Causes of Dry Feet 

No. 09


Mia P.

Photo: Envato

Extreme dry skin is known as a skin condition called xerosis, and your feet can have this condition as well. The symptoms include itching, cracked skin, redness, cracked heels, and peeling skin. When you have this skin condition, a part of your feet will appear to be lighter in color than the rest of your foot and it feels rough to touch.  

The heels and the soles are the parts of your feet that are most prone to roughness because they are constantly rubbing against the floor. When your feet are rubbing against the floor consistently, it will make the condition worse. If your dry feet become worse, you will eventually feel uncomfortable when you’re walking, and in severe cases, it can be accompanied by pain and irritation.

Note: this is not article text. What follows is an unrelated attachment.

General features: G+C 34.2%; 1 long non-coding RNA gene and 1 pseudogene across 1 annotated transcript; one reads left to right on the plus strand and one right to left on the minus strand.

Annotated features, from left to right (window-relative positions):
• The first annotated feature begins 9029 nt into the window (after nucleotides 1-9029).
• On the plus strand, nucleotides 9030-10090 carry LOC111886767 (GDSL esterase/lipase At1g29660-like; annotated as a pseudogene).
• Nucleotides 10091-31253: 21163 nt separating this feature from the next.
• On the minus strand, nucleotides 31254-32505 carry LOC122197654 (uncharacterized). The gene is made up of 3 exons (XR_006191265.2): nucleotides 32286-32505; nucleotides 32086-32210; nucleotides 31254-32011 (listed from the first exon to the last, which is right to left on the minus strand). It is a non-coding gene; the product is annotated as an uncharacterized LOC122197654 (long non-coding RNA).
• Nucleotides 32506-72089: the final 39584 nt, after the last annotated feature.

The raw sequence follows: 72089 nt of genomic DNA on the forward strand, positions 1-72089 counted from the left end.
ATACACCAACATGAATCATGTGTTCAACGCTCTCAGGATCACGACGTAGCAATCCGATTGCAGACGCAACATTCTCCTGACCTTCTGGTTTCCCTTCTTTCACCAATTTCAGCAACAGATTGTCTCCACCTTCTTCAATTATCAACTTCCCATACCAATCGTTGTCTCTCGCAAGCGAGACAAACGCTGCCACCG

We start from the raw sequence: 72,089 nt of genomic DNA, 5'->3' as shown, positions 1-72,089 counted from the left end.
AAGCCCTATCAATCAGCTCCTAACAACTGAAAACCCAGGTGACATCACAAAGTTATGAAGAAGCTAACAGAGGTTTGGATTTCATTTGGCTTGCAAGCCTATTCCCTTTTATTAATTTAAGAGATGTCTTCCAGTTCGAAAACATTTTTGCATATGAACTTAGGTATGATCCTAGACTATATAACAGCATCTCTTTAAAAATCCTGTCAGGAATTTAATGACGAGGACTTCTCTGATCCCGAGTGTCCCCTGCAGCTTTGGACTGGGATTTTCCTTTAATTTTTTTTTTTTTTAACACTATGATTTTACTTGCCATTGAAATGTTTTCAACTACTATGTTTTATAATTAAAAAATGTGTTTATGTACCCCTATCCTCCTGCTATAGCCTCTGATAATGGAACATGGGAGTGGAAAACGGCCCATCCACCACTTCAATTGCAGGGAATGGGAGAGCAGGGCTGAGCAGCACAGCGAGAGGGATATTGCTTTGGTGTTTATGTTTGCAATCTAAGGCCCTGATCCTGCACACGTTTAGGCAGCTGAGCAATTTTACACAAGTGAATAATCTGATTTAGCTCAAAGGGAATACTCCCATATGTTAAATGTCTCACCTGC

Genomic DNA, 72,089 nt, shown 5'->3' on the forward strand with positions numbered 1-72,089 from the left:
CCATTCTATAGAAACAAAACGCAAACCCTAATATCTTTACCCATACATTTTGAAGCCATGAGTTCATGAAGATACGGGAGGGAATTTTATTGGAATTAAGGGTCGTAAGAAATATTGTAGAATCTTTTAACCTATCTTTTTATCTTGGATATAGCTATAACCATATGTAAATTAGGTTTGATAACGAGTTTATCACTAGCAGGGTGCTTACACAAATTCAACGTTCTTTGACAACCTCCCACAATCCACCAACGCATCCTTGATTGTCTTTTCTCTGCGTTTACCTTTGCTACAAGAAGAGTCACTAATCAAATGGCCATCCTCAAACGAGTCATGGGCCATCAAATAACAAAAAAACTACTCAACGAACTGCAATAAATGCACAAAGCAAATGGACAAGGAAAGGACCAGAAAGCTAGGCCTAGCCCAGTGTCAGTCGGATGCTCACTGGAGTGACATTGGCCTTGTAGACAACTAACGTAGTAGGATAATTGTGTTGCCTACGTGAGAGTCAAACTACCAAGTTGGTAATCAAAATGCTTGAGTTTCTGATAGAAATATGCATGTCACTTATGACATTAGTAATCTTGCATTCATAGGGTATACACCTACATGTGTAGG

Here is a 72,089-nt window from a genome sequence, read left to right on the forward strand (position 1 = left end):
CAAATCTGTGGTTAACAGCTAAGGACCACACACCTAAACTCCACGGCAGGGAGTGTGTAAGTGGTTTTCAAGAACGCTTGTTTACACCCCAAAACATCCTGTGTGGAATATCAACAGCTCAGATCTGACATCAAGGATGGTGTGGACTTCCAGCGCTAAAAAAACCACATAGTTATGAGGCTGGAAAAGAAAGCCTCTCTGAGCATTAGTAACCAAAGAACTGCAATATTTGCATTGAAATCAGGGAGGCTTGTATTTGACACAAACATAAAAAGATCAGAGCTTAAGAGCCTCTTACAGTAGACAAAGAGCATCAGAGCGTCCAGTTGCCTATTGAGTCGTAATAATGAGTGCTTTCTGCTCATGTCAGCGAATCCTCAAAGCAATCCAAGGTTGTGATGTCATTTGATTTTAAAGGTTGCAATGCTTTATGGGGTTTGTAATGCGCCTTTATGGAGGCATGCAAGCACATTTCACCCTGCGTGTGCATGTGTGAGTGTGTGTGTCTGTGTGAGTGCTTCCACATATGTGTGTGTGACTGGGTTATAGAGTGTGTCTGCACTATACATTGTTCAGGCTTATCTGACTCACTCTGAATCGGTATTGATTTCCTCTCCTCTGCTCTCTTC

Typical Cause 

1. Aging 

Aging and imbalanced hormones (e.g. menopause) can cause skin to lose elasticity 

2. Climate and weather 

Living in an area with a dry climate is one of the reasons why it is difficult to keep the skin hydrated. In addition, the use of air conditioners or heaters lowers the humidity in the air and strips away the natural moisture of the skin. The winter weather also causes damage to the skin. 

3. Skin type 

Atopic dermatitis and psoriasis can cause skin to become dry and rough. 

4. Chlorine 

Swimming or bathing in chlorinated water causes the skin to lose moisture. 

5. Potential health concerns 

People with diabetes tend to experience dry feet. This can further increase the risk of infection. A low blood supply can deprive skin cells of moisture. If you suffer from diabetes and rough, dry feet, we recommend that you seek advice from a healthcare professional. 

There are various reasons for the cause of dry feet even if it’s not listed in this article. However, we recommend assessing all the potential causes listed in this article on whether they may pertain to you. In addition, consult a healthcare professional about the issue of dry feet as needed.